The Beneficiary-Trustee Relationship
The trustee is the individual who is held responsible for informing the trust’s beneficiaries, keeping them updated and managing the assets that are in the trust. The individual is appointed as trustee by the grantor or by the court, and must voluntarily accept the position. He/she is unable to resign as trustee without the permission and consent of the court or of all the beneficiaries. However, according to Florida Statute §736.0706, a trustee may be removed if he/she has failed to perform his/her duties or has committed a serious breach of trust. The responsibilities and duties of a trustee differ depending on whether the grantor is incapacitated or has passed away ("What are the Duties of a Trustee" blog post).
While the duties of a trustee aren’t too difficult to comprehend, the discretionary powers are more complicated.
Florida Statute § 736.0814(1) states:
“Notwithstanding the breadth of discretion granted to a trustee in the terms of the trust, including use of such terms as “absolute,” “sole,” or “uncontrolled,” the trustee shall exercise a discretionary power in good faith and in accordance with the terms and purposes of the trust and the interests of the beneficiaries.
After reading this Florida Statute, one may think that a trustee has the “absolute” and “sole” discretion in the administration of the trust; however, this is false. Discretionary powers MUST be exercised and used honestly, following the terms of the trust. If these powers are exercised in bad faith, such as refusing to carry out distributions for the beneficiary’s health, the courts have the ability to intervene.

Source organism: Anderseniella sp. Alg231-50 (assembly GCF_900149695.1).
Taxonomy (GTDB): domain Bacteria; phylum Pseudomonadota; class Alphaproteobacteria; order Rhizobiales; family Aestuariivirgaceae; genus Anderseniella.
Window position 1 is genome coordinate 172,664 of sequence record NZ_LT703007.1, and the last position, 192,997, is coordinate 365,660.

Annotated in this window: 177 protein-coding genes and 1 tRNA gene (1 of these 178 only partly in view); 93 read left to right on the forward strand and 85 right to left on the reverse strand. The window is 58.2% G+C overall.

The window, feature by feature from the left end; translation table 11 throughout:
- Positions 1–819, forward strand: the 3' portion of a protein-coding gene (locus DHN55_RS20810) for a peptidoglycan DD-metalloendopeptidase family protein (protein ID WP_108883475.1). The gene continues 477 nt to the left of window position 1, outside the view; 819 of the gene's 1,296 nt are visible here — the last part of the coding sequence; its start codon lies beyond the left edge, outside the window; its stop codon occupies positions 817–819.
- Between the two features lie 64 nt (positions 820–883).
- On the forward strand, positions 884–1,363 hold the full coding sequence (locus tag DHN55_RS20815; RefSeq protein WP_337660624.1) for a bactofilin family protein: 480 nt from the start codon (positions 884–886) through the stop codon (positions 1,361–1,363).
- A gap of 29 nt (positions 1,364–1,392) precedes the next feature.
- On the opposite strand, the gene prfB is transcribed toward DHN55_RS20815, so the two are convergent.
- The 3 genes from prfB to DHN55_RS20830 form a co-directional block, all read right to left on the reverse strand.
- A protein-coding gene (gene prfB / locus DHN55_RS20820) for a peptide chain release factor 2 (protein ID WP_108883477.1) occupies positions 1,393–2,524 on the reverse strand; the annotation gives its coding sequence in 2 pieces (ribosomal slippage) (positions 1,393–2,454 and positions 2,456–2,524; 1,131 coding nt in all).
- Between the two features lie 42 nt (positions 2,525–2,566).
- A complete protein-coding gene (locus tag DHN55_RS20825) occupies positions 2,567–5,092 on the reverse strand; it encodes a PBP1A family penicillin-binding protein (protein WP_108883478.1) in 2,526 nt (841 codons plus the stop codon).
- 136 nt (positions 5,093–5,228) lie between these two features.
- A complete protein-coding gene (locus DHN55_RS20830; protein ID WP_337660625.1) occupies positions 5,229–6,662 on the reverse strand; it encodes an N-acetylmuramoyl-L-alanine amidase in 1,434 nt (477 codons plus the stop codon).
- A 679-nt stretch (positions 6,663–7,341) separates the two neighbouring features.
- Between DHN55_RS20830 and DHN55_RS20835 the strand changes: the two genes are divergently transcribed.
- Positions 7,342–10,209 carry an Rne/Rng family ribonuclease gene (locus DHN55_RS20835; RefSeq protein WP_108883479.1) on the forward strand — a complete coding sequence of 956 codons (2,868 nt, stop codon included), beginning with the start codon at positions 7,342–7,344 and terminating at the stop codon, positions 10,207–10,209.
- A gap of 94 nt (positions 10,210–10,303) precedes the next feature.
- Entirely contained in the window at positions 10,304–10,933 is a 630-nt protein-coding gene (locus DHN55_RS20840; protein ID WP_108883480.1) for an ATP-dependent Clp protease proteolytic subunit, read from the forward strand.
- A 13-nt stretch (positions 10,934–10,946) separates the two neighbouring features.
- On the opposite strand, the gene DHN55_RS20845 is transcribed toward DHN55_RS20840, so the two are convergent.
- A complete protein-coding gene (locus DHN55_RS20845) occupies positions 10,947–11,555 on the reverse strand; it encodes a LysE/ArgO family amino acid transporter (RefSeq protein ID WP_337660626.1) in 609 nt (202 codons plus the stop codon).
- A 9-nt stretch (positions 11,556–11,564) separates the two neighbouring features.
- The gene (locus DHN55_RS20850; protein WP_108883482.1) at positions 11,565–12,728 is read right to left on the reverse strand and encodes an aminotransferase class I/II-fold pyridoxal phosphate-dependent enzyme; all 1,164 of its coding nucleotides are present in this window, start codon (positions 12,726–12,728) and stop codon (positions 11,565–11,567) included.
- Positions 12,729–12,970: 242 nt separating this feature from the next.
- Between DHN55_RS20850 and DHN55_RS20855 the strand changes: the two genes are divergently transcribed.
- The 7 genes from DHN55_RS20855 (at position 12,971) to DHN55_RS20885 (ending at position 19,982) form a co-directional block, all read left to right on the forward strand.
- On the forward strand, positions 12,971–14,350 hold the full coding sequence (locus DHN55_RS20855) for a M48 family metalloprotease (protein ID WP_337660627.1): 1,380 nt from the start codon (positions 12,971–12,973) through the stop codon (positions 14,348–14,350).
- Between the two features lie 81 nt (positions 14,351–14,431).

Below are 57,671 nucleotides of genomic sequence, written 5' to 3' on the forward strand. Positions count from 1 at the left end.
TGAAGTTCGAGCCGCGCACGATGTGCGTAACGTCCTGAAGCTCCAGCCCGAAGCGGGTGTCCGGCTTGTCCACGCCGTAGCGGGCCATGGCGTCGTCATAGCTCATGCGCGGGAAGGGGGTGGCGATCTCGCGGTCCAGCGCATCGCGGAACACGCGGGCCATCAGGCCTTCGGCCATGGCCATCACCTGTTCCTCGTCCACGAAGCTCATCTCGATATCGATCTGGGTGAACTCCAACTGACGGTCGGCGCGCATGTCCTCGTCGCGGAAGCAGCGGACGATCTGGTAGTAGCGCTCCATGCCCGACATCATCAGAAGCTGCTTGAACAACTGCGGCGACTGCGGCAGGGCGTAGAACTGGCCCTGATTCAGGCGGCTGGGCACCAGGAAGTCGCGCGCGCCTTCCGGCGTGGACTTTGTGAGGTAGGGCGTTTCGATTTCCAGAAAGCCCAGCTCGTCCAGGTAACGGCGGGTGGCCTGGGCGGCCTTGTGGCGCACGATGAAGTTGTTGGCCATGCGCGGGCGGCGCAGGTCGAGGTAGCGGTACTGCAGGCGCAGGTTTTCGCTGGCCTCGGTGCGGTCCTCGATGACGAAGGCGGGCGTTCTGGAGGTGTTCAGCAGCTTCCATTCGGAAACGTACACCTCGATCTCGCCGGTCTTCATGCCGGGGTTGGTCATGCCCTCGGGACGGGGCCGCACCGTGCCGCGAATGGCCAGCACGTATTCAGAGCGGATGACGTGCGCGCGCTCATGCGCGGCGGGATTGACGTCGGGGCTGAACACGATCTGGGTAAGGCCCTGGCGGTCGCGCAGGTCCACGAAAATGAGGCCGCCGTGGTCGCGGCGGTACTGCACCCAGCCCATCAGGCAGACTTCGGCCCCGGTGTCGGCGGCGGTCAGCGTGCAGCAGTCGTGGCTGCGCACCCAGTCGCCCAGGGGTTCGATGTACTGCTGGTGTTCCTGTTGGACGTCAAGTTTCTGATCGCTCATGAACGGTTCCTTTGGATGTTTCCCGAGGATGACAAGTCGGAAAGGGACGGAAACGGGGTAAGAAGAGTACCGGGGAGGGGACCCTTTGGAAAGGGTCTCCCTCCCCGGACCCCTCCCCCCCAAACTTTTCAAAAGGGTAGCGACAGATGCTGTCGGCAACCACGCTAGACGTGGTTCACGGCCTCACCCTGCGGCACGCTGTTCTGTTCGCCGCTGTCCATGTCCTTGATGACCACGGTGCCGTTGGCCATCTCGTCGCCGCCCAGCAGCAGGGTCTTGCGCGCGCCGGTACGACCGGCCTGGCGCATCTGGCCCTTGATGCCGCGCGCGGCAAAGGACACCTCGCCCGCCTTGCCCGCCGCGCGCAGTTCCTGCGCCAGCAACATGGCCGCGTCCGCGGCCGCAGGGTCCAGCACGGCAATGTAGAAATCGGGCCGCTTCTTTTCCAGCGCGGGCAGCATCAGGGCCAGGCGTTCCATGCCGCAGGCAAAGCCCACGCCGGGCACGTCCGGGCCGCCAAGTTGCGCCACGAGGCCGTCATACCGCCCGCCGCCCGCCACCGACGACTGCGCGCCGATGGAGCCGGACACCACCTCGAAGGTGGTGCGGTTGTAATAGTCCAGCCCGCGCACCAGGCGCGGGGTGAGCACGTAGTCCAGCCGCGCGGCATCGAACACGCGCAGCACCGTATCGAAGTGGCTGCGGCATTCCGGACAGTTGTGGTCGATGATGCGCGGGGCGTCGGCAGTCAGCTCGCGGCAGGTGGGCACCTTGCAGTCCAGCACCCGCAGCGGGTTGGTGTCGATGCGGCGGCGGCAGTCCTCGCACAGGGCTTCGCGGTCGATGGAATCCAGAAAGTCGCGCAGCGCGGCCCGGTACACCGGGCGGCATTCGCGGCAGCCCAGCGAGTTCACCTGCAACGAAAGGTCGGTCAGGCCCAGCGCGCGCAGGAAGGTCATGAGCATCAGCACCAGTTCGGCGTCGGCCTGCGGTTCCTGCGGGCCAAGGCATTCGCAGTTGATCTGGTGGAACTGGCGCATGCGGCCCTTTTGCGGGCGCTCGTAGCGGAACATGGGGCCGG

How can the relationship between the beneficiary and trustee be improved?
The relationship can be improved if the beneficiary is open minded and willing to learn about the purpose and powers of a trust, and the trustee is willing to be patient and teach the beneficiary,
Below are seven points that the beneficiary must be willing to learn to improve the beneficiary-trustee relationship
Understand the terms of the trust.
Understand that the trustee is a fiduciary.
Understand that trusts may have multiple beneficiaries.
Understand basic trust accounting and taxation.
Understand trust investments.
Know how to read a trust accounting statement.
Know how to most effectively request a trust distribution.
If you get confused about the roles and responsibilities of a trustee or feel as though your trustee is acting in bad faith and hasn’t been administering the trust correctly, feel free to contact Lauren Richardson Law, PLLC.